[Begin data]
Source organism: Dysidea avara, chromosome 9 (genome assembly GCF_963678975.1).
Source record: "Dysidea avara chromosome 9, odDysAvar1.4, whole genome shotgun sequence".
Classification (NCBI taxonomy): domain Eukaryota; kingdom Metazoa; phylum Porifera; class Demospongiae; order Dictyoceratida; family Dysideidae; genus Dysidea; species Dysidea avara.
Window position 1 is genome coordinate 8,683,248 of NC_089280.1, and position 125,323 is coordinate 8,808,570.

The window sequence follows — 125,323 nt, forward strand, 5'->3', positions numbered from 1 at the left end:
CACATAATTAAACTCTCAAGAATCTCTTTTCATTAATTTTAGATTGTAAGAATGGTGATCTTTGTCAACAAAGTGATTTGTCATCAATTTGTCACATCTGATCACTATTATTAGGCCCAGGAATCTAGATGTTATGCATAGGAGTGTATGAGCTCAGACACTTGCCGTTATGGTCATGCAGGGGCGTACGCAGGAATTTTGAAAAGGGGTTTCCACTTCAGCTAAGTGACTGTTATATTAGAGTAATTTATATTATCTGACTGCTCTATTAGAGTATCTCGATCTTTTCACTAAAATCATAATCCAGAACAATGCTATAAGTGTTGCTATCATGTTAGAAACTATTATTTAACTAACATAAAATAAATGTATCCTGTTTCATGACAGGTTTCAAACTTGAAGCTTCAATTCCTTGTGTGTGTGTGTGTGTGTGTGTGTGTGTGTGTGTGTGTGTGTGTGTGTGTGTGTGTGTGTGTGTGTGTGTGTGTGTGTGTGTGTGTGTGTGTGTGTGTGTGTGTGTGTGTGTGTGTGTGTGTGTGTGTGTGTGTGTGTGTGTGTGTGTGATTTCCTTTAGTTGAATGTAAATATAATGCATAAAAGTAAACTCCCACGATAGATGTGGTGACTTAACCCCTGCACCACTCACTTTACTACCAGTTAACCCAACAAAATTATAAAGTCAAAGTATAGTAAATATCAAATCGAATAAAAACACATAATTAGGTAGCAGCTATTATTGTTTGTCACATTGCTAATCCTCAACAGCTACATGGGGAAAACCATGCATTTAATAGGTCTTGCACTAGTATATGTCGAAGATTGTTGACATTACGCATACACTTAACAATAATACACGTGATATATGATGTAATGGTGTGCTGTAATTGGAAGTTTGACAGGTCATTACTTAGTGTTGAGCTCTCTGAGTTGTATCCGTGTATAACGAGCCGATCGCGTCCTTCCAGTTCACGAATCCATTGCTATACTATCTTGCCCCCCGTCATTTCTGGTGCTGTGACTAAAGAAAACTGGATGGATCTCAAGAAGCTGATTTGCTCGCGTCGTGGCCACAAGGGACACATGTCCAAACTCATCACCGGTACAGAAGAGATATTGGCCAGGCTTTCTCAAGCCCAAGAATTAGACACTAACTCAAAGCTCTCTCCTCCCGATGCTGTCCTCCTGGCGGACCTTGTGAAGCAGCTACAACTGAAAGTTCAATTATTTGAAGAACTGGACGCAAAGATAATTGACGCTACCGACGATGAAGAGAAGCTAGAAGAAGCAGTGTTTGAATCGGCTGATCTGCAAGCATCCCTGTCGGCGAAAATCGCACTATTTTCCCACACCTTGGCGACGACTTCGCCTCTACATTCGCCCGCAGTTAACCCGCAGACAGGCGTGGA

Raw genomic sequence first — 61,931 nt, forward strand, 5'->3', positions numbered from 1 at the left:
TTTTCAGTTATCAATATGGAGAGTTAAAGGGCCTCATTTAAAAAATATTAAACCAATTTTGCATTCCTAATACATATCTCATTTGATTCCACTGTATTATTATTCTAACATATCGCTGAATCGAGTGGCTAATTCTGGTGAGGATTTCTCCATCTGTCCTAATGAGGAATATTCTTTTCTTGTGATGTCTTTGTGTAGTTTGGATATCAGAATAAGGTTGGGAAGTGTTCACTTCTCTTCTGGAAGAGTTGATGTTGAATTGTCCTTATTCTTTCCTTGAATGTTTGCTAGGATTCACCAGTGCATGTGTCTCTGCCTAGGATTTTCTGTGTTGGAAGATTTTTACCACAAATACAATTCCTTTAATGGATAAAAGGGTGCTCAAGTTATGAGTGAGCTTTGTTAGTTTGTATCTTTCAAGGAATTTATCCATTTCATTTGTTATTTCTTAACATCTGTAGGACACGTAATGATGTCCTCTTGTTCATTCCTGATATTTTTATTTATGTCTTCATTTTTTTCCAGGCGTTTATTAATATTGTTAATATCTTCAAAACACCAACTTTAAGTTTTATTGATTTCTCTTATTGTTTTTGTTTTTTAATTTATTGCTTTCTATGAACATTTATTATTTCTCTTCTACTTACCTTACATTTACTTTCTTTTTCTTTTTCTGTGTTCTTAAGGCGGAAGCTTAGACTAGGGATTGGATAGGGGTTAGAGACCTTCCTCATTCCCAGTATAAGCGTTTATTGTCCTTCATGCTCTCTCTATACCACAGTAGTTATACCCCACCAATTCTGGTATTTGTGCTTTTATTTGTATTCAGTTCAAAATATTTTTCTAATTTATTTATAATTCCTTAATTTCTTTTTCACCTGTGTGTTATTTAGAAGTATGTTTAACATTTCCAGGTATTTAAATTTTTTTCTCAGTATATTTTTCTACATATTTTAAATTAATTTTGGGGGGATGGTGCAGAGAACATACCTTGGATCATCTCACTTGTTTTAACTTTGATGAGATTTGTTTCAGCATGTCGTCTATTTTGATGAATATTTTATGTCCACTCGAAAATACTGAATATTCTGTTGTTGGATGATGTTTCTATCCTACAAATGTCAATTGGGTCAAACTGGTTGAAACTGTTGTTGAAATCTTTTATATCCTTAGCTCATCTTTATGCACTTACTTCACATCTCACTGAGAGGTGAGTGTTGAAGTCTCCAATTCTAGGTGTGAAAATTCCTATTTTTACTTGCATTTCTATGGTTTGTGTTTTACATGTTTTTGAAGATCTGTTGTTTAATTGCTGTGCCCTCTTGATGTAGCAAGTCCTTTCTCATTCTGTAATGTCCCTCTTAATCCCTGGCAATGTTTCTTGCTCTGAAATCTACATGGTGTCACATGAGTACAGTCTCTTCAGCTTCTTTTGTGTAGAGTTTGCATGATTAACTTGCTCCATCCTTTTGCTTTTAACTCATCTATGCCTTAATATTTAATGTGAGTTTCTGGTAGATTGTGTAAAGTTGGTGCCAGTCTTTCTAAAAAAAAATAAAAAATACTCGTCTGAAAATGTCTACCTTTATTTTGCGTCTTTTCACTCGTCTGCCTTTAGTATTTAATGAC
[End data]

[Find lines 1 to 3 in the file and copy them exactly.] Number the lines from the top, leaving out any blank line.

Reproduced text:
Source organism: Dysidea avara, chromosome 9 (genome assembly GCF_963678975.1).
Source record: "Dysidea avara chromosome 9, odDysAvar1.4, whole genome shotgun sequence".
Classification (NCBI taxonomy): domain Eukaryota; kingdom Metazoa; phylum Porifera; class Demospongiae; order Dictyoceratida; family Dysideidae; genus Dysidea; species Dysidea avara.